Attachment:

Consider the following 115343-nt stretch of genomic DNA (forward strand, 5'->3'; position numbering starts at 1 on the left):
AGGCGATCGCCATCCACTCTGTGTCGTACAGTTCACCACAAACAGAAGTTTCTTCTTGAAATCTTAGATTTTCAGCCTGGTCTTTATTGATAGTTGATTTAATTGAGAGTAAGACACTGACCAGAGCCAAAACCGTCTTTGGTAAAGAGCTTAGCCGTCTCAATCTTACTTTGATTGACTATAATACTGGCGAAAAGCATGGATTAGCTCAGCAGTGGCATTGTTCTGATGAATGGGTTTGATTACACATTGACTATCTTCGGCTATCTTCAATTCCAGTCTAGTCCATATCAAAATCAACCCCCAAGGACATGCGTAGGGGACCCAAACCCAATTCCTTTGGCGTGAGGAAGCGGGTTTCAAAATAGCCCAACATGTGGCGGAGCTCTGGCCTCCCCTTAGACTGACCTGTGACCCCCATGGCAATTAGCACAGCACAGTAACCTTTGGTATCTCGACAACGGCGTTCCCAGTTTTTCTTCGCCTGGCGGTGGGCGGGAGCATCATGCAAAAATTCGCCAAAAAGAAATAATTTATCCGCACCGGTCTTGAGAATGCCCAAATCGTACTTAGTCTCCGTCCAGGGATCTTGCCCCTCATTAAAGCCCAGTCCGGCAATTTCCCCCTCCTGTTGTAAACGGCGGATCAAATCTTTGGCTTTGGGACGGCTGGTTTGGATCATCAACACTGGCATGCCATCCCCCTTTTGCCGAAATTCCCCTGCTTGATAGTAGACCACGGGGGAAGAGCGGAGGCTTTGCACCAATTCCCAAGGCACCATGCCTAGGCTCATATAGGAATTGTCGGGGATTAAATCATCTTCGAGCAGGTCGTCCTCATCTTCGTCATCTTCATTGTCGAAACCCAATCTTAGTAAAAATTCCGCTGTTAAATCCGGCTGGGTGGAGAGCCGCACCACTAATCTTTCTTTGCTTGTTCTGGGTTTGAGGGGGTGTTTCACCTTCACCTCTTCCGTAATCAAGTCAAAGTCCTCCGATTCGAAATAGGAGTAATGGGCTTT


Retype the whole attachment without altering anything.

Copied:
Consider the following 115343-nt stretch of genomic DNA (forward strand, 5'->3'; position numbering starts at 1 on the left):
AGGCGATCGCCATCCACTCTGTGTCGTACAGTTCACCACAAACAGAAGTTTCTTCTTGAAATCTTAGATTTTCAGCCTGGTCTTTATTGATAGTTGATTTAATTGAGAGTAAGACACTGACCAGAGCCAAAACCGTCTTTGGTAAAGAGCTTAGCCGTCTCAATCTTACTTTGATTGACTATAATACTGGCGAAAAGCATGGATTAGCTCAGCAGTGGCATTGTTCTGATGAATGGGTTTGATTACACATTGACTATCTTCGGCTATCTTCAATTCCAGTCTAGTCCATATCAAAATCAACCCCCAAGGACATGCGTAGGGGACCCAAACCCAATTCCTTTGGCGTGAGGAAGCGGGTTTCAAAATAGCCCAACATGTGGCGGAGCTCTGGCCTCCCCTTAGACTGACCTGTGACCCCCATGGCAATTAGCACAGCACAGTAACCTTTGGTATCTCGACAACGGCGTTCCCAGTTTTTCTTCGCCTGGCGGTGGGCGGGAGCATCATGCAAAAATTCGCCAAAAAGAAATAATTTATCCGCACCGGTCTTGAGAATGCCCAAATCGTACTTAGTCTCCGTCCAGGGATCTTGCCCCTCATTAAAGCCCAGTCCGGCAATTTCCCCCTCCTGTTGTAAACGGCGGATCAAATCTTTGGCTTTGGGACGGCTGGTTTGGATCATCAACACTGGCATGCCATCCCCCTTTTGCCGAAATTCCCCTGCTTGATAGTAGACCACGGGGGAAGAGCGGAGGCTTTGCACCAATTCCCAAGGCACCATGCCTAGGCTCATATAGGAATTGTCGGGGATTAAATCATCTTCGAGCAGGTCGTCCTCATCTTCGTCATCTTCATTGTCGAAACCCAATCTTAGTAAAAATTCCGCTGTTAAATCCGGCTGGGTGGAGAGCCGCACCACTAATCTTTCTTTGCTTGTTCTGGGTTTGAGGGGGTGTTTCACCTTCACCTCTTCCGTAATCAAGTCAAAGTCCTCCGATTCGAAATAGGAGTAATGGGCTTT